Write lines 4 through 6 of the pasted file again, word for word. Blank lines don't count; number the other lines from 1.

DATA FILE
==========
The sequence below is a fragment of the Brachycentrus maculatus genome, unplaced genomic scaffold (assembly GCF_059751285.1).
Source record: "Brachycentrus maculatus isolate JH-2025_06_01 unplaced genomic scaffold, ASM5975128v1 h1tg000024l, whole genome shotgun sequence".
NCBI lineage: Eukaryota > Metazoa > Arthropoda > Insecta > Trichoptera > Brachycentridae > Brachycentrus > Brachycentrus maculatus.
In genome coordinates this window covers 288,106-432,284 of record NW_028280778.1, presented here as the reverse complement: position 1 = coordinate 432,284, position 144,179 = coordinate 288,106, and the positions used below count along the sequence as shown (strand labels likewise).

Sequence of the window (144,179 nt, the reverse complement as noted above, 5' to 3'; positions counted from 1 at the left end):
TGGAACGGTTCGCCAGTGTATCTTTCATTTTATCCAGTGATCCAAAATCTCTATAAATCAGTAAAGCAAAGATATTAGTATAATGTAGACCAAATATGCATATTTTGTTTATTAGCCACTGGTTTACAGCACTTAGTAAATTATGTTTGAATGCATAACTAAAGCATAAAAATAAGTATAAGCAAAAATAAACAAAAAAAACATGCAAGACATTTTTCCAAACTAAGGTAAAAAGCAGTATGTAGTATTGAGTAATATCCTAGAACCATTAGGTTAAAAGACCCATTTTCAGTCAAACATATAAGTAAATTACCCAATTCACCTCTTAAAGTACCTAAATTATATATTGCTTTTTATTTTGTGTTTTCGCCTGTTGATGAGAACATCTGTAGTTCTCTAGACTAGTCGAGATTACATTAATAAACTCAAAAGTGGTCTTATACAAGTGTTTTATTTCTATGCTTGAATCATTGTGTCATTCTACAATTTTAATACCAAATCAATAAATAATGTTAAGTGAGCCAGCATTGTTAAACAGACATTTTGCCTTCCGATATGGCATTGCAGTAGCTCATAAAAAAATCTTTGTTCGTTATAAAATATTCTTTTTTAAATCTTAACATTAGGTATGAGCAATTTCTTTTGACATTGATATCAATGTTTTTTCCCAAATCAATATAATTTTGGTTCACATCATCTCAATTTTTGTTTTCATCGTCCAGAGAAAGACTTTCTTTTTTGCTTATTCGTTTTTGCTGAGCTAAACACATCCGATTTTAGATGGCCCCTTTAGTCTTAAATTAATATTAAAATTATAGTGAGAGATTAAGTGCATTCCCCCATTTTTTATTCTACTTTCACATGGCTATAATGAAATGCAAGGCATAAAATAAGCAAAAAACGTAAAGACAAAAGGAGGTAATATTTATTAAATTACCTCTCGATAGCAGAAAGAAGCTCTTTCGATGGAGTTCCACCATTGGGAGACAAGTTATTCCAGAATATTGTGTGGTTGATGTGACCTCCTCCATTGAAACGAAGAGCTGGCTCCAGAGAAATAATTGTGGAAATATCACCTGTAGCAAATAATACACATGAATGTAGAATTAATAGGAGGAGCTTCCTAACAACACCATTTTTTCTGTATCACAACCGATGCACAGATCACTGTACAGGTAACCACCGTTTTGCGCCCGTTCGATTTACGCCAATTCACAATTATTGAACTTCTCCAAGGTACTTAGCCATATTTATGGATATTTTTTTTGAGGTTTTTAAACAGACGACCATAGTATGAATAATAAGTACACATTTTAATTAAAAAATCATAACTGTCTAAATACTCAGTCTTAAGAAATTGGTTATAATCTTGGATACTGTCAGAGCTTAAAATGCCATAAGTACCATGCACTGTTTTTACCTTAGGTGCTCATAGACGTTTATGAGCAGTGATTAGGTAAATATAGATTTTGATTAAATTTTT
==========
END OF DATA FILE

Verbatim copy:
In genome coordinates this window covers 288,106-432,284 of record NW_028280778.1, presented here as the reverse complement: position 1 = coordinate 432,284, position 144,179 = coordinate 288,106, and the positions used below count along the sequence as shown (strand labels likewise).

Sequence of the window (144,179 nt, the reverse complement as noted above, 5' to 3'; positions counted from 1 at the left end):
TGGAACGGTTCGCCAGTGTATCTTTCATTTTATCCAGTGATCCAAAATCTCTATAAATCAGTAAAGCAAAGATATTAGTATAATGTAGACCAAATATGCATATTTTGTTTATTAGCCACTGGTTTACAGCACTTAGTAAATTATGTTTGAATGCATAACTAAAGCATAAAAATAAGTATAAGCAAAAATAAACAAAAAAAACATGCAAGACATTTTTCCAAACTAAGGTAAAAAGCAGTATGTAGTATTGAGTAATATCCTAGAACCATTAGGTTAAAAGACCCATTTTCAGTCAAACATATAAGTAAATTACCCAATTCACCTCTTAAAGTACCTAAATTATATATTGCTTTTTATTTTGTGTTTTCGCCTGTTGATGAGAACATCTGTAGTTCTCTAGACTAGTCGAGATTACATTAATAAACTCAAAAGTGGTCTTATACAAGTGTTTTATTTCTATGCTTGAATCATTGTGTCATTCTACAATTTTAATACCAAATCAATAAATAATGTTAAGTGAGCCAGCATTGTTAAACAGACATTTTGCCTTCCGATATGGCATTGCAGTAGCTCATAAAAAAATCTTTGTTCGTTATAAAATATTCTTTTTTAAATCTTAACATTAGGTATGAGCAATTTCTTTTGACATTGATATCAATGTTTTTTCCCAAATCAATATAATTTTGGTTCACATCATCTCAATTTTTGTTTTCATCGTCCAGAGAAAGACTTTCTTTTTTGCTTATTCGTTTTTGCTGAGCTAAACACATCCGATTTTAGATGGCCCCTTTAGTCTTAAATTAATATTAAAATTATAGTGAGAGATTAAGTGCATTCCCCCATTTTTTATTCTACTTTCACATGGCTATAATGAAATGCAAGGCATAAAATAAGCAAAAAACGTAAAGACAAAAGGAGGTAATATTTATTAAATTACCTCTCGATAGCAGAAAGAAGCTCTTTCGATGGAGTTCCACCATTGGGAGACAAGTTATTCCAGAATATTGTGTGGTTGATGTGACCTCCTCCATTGAAACGAAGAGCTGGCTCCAGAGAAATAATTGTGGAAATATCACCTGTAGCAAATAATACACATGAATGTAGAATTAATAGGAGGAGCTTCCTAACAACACCATTTTTTCTGTATCACAACCGATGCACAGATCACTGTACAGGTAACCACCGTTTTGCGCCCGTTCGATTTACGCCAATTCACAATTATTGAACTTCTCCAAGGTACTTAGCCATATTTATGGATATTTTTTTTGAGGTTTTTAAACAGACGACCATAGTATGAATAATAAGTACACATTTTAATTAAAAAATCATAACTGTCTAAATACTCAGTCTTAAGAAATTGGTTATAATCTTGGATACTGTCAGAGCTTAAAATGCCATAAGTACCATGCACTGTTTTTACCTTAGGTGCTCATAGACGTTTATGAGCAGTGATTAGGTAAATATAGATTTTGATTAAATTTTT